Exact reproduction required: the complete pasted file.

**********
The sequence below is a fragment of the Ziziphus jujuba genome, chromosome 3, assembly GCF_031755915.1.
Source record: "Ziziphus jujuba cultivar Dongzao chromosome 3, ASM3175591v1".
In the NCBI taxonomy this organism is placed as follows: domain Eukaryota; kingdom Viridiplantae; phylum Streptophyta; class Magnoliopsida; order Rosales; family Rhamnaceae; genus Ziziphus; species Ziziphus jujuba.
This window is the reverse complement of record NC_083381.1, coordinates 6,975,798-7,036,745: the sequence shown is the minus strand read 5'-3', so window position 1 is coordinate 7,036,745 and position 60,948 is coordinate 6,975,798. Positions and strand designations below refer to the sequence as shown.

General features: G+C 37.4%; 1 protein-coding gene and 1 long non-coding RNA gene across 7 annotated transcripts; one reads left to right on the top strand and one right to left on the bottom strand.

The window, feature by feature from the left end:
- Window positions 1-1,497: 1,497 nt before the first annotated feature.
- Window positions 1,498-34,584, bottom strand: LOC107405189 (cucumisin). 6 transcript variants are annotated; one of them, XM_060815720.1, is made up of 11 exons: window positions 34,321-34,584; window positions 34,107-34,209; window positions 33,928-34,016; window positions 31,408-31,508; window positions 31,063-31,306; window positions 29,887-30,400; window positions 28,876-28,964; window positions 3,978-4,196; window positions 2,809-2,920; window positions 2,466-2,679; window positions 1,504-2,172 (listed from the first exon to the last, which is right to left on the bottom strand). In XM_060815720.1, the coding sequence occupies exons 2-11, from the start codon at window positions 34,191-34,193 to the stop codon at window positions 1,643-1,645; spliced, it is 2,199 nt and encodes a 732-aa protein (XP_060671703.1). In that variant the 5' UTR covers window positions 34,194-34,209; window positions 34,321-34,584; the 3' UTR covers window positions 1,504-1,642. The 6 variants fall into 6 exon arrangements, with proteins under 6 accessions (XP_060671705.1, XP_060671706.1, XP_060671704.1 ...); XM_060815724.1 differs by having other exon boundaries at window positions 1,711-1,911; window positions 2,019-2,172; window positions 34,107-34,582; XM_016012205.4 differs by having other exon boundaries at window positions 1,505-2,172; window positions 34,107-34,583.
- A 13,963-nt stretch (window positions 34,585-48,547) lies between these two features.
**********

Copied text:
The sequence below is a fragment of the Ziziphus jujuba genome, chromosome 3, assembly GCF_031755915.1.
Source record: "Ziziphus jujuba cultivar Dongzao chromosome 3, ASM3175591v1".
In the NCBI taxonomy this organism is placed as follows: domain Eukaryota; kingdom Viridiplantae; phylum Streptophyta; class Magnoliopsida; order Rosales; family Rhamnaceae; genus Ziziphus; species Ziziphus jujuba.
This window is the reverse complement of record NC_083381.1, coordinates 6,975,798-7,036,745: the sequence shown is the minus strand read 5'-3', so window position 1 is coordinate 7,036,745 and position 60,948 is coordinate 6,975,798. Positions and strand designations below refer to the sequence as shown.

General features: G+C 37.4%; 1 protein-coding gene and 1 long non-coding RNA gene across 7 annotated transcripts; one reads left to right on the top strand and one right to left on the bottom strand.

The window, feature by feature from the left end:
- Window positions 1-1,497: 1,497 nt before the first annotated feature.
- Window positions 1,498-34,584, bottom strand: LOC107405189 (cucumisin). 6 transcript variants are annotated; one of them, XM_060815720.1, is made up of 11 exons: window positions 34,321-34,584; window positions 34,107-34,209; window positions 33,928-34,016; window positions 31,408-31,508; window positions 31,063-31,306; window positions 29,887-30,400; window positions 28,876-28,964; window positions 3,978-4,196; window positions 2,809-2,920; window positions 2,466-2,679; window positions 1,504-2,172 (listed from the first exon to the last, which is right to left on the bottom strand). In XM_060815720.1, the coding sequence occupies exons 2-11, from the start codon at window positions 34,191-34,193 to the stop codon at window positions 1,643-1,645; spliced, it is 2,199 nt and encodes a 732-aa protein (XP_060671703.1). In that variant the 5' UTR covers window positions 34,194-34,209; window positions 34,321-34,584; the 3' UTR covers window positions 1,504-1,642. The 6 variants fall into 6 exon arrangements, with proteins under 6 accessions (XP_060671705.1, XP_060671706.1, XP_060671704.1 ...); XM_060815724.1 differs by having other exon boundaries at window positions 1,711-1,911; window positions 2,019-2,172; window positions 34,107-34,582; XM_016012205.4 differs by having other exon boundaries at window positions 1,505-2,172; window positions 34,107-34,583.
- A 13,963-nt stretch (window positions 34,585-48,547) lies between these two features.